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United Kingdom

Public sector workers set for £2billion pay rise

Two million public sector workers including police officers, soldiers and teachers are to be given above-inflation pay rises, according to reports.

Next week, the Treasury will unveil the biggest public sector pay rise for six years, at an estimated cost of £2 billion.

The reported rise comes amid concerns that the private sector is pushing ahead on salaries.

Police officers will receive a 2.5 per cent pay rise across the board under Treasury plans due to be announced next week

Teachers are expected to see their pay increase by 2.75 per cent under the plans 

Police officers will receive a 2.5 per cent pay rise across the board, soldiers 2.9 per cent and teachers and other school staff 2.75 per cent, the Times reported.

Dentists and consultants will get 2.5 per cent and senior civil servants 2 per cent, it said.

However, the Treasury is expected to make clear that, with the exception of some extra funding for schools, there will be no new money and the rises will have to come from existing budgets.

The move will represent one of Theresa May’s last acts as prime minister after she said austerity had come to an end.

For most public sector workers their pay increase will be higher than the 2 per cent rate of inflation.

There will be a rise of 2.5 per cent for police from September. There will also be a 2.5 per cent rise for all members of the armed forces. The salary for the lowest-paid army privates will go up from £19,025 to £20,000.

Mrs May has made clear that pay increases for soldiers and other forces personnel are the ‘right priority’ given their ‘vital importance’ and ‘hard work and self- sacrifice’ in protecting Britain.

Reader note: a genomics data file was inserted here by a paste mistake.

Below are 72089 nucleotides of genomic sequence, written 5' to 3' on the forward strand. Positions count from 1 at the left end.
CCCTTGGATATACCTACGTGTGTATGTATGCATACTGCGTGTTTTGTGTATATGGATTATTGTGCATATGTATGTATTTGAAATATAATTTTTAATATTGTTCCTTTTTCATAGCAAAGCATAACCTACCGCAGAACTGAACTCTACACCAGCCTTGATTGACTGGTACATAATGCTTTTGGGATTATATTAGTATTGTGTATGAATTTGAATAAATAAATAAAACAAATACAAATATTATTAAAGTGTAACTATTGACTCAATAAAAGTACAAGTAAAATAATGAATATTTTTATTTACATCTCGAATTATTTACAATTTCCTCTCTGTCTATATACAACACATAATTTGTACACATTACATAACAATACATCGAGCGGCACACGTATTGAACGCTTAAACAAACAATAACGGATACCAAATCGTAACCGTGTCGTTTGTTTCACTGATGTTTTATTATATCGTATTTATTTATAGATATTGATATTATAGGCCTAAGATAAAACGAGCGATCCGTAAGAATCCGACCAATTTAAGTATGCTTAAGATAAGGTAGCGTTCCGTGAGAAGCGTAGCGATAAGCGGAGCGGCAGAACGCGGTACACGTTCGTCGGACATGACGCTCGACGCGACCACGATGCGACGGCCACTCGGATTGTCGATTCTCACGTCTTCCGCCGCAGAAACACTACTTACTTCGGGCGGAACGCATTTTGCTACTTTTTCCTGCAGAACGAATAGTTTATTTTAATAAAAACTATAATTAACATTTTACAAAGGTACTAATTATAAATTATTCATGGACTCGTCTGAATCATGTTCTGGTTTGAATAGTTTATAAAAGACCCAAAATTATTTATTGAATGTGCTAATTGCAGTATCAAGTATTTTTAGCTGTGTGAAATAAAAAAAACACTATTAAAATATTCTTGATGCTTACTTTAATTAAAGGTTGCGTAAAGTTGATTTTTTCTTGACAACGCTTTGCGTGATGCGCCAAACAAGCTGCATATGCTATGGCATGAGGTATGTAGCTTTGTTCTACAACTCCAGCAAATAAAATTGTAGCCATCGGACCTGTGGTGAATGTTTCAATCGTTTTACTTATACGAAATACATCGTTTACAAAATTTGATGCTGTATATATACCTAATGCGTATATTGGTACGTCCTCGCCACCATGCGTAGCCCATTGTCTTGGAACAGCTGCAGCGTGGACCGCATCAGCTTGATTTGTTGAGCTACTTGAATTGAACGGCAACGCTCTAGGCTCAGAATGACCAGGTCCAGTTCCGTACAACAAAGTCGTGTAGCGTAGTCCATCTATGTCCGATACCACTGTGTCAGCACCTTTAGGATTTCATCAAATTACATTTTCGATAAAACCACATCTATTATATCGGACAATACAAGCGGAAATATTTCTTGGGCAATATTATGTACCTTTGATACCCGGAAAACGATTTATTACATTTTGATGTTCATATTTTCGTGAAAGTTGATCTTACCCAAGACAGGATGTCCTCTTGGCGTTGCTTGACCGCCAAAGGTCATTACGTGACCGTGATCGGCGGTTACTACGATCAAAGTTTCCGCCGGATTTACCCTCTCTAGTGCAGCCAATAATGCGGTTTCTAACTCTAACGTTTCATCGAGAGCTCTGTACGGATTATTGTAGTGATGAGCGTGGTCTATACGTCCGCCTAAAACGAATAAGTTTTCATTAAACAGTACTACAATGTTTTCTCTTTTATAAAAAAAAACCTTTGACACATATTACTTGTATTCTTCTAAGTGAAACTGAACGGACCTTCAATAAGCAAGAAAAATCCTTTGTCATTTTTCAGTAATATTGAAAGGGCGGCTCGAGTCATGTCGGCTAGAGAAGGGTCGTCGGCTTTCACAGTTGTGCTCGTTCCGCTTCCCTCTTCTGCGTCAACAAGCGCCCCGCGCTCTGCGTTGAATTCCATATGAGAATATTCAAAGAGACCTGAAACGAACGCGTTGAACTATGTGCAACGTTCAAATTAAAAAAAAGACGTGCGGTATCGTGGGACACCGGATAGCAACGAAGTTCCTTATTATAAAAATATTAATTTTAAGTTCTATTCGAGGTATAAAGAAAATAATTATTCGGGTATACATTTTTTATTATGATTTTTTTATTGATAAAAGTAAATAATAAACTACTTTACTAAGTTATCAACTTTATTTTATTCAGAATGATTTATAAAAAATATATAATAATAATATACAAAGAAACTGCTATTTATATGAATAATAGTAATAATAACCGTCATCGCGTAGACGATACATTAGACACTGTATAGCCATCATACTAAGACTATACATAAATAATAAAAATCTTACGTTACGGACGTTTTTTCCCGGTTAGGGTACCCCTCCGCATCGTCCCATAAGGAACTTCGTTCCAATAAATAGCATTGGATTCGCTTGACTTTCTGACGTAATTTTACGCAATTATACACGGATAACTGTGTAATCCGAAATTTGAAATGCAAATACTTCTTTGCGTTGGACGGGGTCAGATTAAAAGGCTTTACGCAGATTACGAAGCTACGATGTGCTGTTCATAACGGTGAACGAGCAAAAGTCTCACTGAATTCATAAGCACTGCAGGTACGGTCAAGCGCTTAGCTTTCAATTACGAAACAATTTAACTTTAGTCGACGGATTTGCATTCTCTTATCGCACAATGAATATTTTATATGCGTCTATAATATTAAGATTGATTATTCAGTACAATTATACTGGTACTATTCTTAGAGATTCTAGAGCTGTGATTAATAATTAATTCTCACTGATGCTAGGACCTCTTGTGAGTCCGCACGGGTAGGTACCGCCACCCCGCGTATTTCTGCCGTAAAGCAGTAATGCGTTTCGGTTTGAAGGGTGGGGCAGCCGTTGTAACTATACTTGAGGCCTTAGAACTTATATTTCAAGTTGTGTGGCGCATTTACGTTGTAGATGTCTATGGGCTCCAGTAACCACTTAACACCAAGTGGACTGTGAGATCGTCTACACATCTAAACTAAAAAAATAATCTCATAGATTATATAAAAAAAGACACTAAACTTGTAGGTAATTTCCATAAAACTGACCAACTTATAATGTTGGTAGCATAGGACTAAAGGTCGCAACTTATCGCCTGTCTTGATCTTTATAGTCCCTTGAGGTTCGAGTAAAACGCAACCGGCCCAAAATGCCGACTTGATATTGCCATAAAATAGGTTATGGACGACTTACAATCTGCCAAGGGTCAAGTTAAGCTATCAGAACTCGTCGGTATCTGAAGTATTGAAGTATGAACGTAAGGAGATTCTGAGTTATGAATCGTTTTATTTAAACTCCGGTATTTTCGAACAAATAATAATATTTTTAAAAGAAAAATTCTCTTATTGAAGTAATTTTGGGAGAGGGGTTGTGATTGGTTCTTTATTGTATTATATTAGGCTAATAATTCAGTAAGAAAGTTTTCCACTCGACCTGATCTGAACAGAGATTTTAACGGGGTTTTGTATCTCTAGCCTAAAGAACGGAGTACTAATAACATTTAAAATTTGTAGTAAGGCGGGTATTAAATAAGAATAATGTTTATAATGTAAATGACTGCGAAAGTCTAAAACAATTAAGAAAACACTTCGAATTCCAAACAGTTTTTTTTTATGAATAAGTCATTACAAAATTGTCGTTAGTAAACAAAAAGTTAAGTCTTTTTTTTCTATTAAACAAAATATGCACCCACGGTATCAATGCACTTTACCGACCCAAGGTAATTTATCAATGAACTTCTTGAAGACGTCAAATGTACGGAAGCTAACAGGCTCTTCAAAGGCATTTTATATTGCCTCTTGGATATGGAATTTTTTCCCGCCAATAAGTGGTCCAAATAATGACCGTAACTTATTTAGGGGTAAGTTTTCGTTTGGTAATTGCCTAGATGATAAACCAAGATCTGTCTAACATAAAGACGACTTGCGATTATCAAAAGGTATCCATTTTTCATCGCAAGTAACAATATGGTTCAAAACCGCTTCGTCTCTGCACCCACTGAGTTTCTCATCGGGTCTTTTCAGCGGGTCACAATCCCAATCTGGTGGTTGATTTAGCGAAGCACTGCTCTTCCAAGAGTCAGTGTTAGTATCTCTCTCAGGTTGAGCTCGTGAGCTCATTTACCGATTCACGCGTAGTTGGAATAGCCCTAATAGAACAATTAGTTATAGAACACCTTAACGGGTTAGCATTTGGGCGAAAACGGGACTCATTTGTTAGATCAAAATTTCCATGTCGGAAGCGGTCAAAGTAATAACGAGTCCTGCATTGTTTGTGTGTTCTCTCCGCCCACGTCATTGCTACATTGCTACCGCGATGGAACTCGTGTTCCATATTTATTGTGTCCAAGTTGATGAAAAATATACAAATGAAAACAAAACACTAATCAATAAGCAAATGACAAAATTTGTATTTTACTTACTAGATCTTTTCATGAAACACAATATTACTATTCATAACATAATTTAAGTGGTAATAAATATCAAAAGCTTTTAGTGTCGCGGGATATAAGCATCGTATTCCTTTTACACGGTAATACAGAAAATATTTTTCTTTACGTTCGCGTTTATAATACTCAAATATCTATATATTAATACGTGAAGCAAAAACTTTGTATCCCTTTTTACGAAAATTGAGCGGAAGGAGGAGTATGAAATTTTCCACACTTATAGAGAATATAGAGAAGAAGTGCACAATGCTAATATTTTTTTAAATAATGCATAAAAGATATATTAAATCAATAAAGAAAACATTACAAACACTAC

There will also be a 2.75 per cent increase for teachers across all pay ranges and allowances. The rises will still be based on individual performance.

Public sector pay rises were capped at 1 per cent under David Cameron between 2013 and 2016. Mrs May continued with the cap until last year.

The rises, which will reportedly be announced next week, do not apply to other public sector staff, such as more junior civil servants and nurses, whose pay is dealt with separately.

Jonathan Cribb, a senior research economist at the Institute for Fiscal Studies, told the paper: ‘These public sector pay rises are higher than last year’s and considerably higher than the 1 per cent for many years before that.

‘It is the highest nominal pay increase since the coalition. But these increases are still slower than pay rises that are happening on average in the private sector. With the partial exception of schools, there seems to be no new money to fund these pay rises, meaning savings will have to be made elsewhere.’ The health secretary, Matt Hancock, who is an ally of Mr Johnson, said this month that the likely winner would ‘show some love’ to public sector workers to ‘properly reward’ them for the job they were doing.

‘It’s very important when you’re in charge of a great public service...you’ve got to make sure that you understand their cares and their needs. And the only way to get the reform that you sometimes need in public services is to be their champion.’

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